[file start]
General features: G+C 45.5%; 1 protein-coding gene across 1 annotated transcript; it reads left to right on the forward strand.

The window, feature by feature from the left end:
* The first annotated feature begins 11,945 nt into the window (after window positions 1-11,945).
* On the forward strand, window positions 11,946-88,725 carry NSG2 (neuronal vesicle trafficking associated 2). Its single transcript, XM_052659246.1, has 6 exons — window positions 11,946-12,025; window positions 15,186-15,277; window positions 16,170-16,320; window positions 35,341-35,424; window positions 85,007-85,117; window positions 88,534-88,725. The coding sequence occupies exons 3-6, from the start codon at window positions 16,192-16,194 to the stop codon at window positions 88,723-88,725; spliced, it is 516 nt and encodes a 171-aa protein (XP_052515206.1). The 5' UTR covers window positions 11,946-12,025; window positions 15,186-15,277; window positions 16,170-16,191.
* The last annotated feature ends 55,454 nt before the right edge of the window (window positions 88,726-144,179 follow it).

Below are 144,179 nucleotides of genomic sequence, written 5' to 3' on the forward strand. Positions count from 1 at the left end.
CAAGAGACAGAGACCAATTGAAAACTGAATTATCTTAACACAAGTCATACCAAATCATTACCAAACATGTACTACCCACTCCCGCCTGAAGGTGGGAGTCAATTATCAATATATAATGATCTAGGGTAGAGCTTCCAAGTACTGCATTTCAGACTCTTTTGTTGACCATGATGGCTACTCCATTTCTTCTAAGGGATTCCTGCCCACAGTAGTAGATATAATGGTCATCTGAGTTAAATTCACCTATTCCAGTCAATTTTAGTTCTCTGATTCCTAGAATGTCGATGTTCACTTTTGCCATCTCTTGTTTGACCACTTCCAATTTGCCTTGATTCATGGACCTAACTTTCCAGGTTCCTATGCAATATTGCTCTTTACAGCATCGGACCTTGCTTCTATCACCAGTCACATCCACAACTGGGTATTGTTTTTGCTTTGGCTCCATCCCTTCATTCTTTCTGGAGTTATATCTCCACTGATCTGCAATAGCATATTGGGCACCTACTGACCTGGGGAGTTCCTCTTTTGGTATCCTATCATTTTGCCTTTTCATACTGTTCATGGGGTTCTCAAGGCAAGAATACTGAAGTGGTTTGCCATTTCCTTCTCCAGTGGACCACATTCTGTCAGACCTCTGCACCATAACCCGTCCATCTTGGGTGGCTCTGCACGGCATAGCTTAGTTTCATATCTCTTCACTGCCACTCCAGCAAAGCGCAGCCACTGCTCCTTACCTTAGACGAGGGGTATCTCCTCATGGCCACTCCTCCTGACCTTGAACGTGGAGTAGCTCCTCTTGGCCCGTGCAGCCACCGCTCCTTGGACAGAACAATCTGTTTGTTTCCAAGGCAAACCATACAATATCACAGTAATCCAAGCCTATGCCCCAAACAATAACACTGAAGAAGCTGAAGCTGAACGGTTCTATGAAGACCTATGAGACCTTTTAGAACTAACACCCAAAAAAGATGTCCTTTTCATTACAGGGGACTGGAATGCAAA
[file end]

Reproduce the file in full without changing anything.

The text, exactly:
General features: G+C 45.5%; 1 protein-coding gene across 1 annotated transcript; it reads left to right on the forward strand.

The window, feature by feature from the left end:
* The first annotated feature begins 11,945 nt into the window (after window positions 1-11,945).
* On the forward strand, window positions 11,946-88,725 carry NSG2 (neuronal vesicle trafficking associated 2). Its single transcript, XM_052659246.1, has 6 exons — window positions 11,946-12,025; window positions 15,186-15,277; window positions 16,170-16,320; window positions 35,341-35,424; window positions 85,007-85,117; window positions 88,534-88,725. The coding sequence occupies exons 3-6, from the start codon at window positions 16,192-16,194 to the stop codon at window positions 88,723-88,725; spliced, it is 516 nt and encodes a 171-aa protein (XP_052515206.1). The 5' UTR covers window positions 11,946-12,025; window positions 15,186-15,277; window positions 16,170-16,191.
* The last annotated feature ends 55,454 nt before the right edge of the window (window positions 88,726-144,179 follow it).

Below are 144,179 nucleotides of genomic sequence, written 5' to 3' on the forward strand. Positions count from 1 at the left end.
CAAGAGACAGAGACCAATTGAAAACTGAATTATCTTAACACAAGTCATACCAAATCATTACCAAACATGTACTACCCACTCCCGCCTGAAGGTGGGAGTCAATTATCAATATATAATGATCTAGGGTAGAGCTTCCAAGTACTGCATTTCAGACTCTTTTGTTGACCATGATGGCTACTCCATTTCTTCTAAGGGATTCCTGCCCACAGTAGTAGATATAATGGTCATCTGAGTTAAATTCACCTATTCCAGTCAATTTTAGTTCTCTGATTCCTAGAATGTCGATGTTCACTTTTGCCATCTCTTGTTTGACCACTTCCAATTTGCCTTGATTCATGGACCTAACTTTCCAGGTTCCTATGCAATATTGCTCTTTACAGCATCGGACCTTGCTTCTATCACCAGTCACATCCACAACTGGGTATTGTTTTTGCTTTGGCTCCATCCCTTCATTCTTTCTGGAGTTATATCTCCACTGATCTGCAATAGCATATTGGGCACCTACTGACCTGGGGAGTTCCTCTTTTGGTATCCTATCATTTTGCCTTTTCATACTGTTCATGGGGTTCTCAAGGCAAGAATACTGAAGTGGTTTGCCATTTCCTTCTCCAGTGGACCACATTCTGTCAGACCTCTGCACCATAACCCGTCCATCTTGGGTGGCTCTGCACGGCATAGCTTAGTTTCATATCTCTTCACTGCCACTCCAGCAAAGCGCAGCCACTGCTCCTTACCTTAGACGAGGGGTATCTCCTCATGGCCACTCCTCCTGACCTTGAACGTGGAGTAGCTCCTCTTGGCCCGTGCAGCCACCGCTCCTTGGACAGAACAATCTGTTTGTTTCCAAGGCAAACCATACAATATCACAGTAATCCAAGCCTATGCCCCAAACAATAACACTGAAGAAGCTGAAGCTGAACGGTTCTATGAAGACCTATGAGACCTTTTAGAACTAACACCCAAAAAAGATGTCCTTTTCATTACAGGGGACTGGAATGCAAA